Staring At Your Phone Prevents You From Sleeping - Unless You Do It Right
| Last updated
Picture the scene: it's 4.40am, and you've been lying awake for what feels like endless millennia, frustrated by your inability to return to the land of nod. Eventually you sigh, open your eyes and decide to pass the time by looking at your smartphone for a bit. That'll help you drift off, won't it?
BIG MISTAKE. Now you're fully awake, because the backlight on your phone has tricked your brain into thinking it's daytime. Worst of all, this isn't the first time you've made this mistake, and it almost certainly won't be the last.
Well, looks like Apple has a solution to your problem - did you know the iPhone update has a setting called Night Shift? In theory it means you can stare at your phone to your heart's content, whatever the hour, and you won't be troubled by that pesky backlight.
Your phone's backlight prevents you from getting to sleep as it emits 'blue light' which mimics the brightness of the sun - which in turn stops your brain from producing melatonin (basically, the hormone that tells your body when it's time to go to sleep).
The upshot of this is that looking at your smartphone can damage your sleep cycle, which carries its own health risks and could even increase the risk of you falling prey to diabetes or heart disease, according to some studies.
However, Night Shift changes all this by automatically adjusting the display so that it gives off less blue light.
It can also be set to kick in and switch off at whatever times you choose, meaning you can check your phone between those hours without your sleep being affected.
Lovely stuff - although, of course, there's also the matter of what you're looking at on your phone, which could also be affecting your sleep. If you're checking your work emails, playing games or entering a 400-post Facebook debate about whether The Last Jedi was any good, it's likely you'll just stress yourself awake either way.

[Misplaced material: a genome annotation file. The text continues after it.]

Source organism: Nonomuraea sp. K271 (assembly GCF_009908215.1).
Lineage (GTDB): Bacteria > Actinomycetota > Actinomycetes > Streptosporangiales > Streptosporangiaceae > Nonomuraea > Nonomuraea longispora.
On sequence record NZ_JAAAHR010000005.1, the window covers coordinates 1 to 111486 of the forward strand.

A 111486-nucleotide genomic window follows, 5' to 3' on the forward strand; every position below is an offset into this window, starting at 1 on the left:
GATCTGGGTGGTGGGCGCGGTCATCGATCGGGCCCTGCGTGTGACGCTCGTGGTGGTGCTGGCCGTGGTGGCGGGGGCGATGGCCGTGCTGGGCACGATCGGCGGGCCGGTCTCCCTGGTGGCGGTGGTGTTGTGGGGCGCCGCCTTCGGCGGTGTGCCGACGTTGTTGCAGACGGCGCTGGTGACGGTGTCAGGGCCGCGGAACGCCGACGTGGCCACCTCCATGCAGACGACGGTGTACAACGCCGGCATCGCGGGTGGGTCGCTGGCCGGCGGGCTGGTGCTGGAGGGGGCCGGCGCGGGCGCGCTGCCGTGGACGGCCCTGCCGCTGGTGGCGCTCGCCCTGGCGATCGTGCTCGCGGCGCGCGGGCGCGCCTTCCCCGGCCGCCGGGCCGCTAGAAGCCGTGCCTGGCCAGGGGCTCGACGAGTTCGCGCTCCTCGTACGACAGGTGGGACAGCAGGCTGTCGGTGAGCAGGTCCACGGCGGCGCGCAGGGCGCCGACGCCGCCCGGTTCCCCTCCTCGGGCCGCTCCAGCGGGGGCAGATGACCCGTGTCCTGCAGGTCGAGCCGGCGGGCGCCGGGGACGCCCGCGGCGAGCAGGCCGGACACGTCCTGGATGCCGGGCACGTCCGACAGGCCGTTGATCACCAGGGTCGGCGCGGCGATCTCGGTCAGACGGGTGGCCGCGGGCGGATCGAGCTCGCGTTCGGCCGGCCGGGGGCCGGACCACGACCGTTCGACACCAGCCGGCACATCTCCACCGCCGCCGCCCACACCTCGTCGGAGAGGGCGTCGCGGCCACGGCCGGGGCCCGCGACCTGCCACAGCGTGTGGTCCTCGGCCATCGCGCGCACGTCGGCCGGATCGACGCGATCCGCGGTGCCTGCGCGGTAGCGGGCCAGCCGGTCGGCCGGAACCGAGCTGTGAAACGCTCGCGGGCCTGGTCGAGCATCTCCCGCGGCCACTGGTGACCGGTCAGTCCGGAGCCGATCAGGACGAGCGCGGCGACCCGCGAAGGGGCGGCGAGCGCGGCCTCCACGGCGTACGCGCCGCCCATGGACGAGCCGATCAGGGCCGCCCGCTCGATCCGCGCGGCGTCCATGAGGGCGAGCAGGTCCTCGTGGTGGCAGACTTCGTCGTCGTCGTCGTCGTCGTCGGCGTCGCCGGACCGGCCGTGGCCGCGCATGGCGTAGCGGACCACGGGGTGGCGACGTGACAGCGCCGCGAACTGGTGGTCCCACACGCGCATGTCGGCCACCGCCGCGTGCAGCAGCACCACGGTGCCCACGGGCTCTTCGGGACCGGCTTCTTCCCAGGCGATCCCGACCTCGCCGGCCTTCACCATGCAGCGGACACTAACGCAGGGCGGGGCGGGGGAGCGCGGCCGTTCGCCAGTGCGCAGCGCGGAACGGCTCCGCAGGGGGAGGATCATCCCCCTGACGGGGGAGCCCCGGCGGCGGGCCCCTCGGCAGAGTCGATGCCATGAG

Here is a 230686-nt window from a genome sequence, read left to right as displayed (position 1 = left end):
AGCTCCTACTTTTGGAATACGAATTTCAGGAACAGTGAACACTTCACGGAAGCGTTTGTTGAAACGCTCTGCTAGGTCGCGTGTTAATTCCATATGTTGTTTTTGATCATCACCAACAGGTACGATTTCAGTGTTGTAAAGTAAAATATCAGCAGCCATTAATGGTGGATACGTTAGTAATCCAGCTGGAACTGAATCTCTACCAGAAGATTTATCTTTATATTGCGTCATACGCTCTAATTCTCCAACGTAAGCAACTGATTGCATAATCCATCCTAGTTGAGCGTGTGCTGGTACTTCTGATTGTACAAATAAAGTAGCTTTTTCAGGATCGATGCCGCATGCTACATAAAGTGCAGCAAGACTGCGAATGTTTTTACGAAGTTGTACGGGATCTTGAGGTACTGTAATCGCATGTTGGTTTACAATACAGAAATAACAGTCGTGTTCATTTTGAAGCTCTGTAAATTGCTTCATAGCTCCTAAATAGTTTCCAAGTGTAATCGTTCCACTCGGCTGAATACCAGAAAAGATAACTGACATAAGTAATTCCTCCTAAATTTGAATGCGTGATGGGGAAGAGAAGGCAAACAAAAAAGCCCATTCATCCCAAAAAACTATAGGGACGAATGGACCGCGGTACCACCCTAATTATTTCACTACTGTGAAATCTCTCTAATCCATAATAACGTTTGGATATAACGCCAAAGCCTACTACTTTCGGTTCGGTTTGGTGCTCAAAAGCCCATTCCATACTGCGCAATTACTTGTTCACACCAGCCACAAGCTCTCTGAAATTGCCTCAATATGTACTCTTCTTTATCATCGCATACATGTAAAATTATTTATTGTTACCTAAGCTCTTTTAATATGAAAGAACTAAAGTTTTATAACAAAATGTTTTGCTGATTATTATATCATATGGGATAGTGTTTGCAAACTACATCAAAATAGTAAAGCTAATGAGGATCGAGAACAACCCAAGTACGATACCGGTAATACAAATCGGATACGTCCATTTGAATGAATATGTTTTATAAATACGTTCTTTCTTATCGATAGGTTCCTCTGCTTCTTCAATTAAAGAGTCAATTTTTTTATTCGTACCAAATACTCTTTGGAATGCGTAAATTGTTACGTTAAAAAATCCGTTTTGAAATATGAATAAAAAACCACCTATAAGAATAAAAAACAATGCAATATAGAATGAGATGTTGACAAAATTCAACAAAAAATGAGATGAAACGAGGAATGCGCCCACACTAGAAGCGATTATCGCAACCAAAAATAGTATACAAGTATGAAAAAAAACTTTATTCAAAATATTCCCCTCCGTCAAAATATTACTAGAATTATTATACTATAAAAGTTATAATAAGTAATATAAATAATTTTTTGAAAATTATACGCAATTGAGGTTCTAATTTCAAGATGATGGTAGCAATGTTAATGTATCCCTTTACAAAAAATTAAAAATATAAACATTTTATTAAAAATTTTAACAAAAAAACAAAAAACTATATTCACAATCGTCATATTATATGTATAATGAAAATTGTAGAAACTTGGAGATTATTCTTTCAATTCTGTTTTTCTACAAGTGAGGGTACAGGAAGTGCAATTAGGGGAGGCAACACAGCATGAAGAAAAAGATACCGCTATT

According to one sleep expert, there are much more productive ways of trying to get to sleep. In 2016, Professor Raj Dasgupta told Business Insider: "If you can't sleep, good sleep hygiene suggests that you get up, get out of bed, and do something else, something relaxing, like going and reading a book.
"But nowadays people aren't doing that, they're pulling out their phones and scrolling."
A professor of clinical medicine at Keck School of Medicine and fellow of the American Academy of Sleep Medicine, Prof. Dasgupta advised that we're probably best to stick to the relaxing stuff, saying: "You want to gradually transition into sleep; you don't want your mind to be stimulated.
"At bedtime, you want to be at peace."
So there you go. Switch on Night Mode, avoid emails and games, and stay off Facebook - seems straightforward enough.
Of course, you could always just avoid looking at your phone *full stop*, but who are we kidding?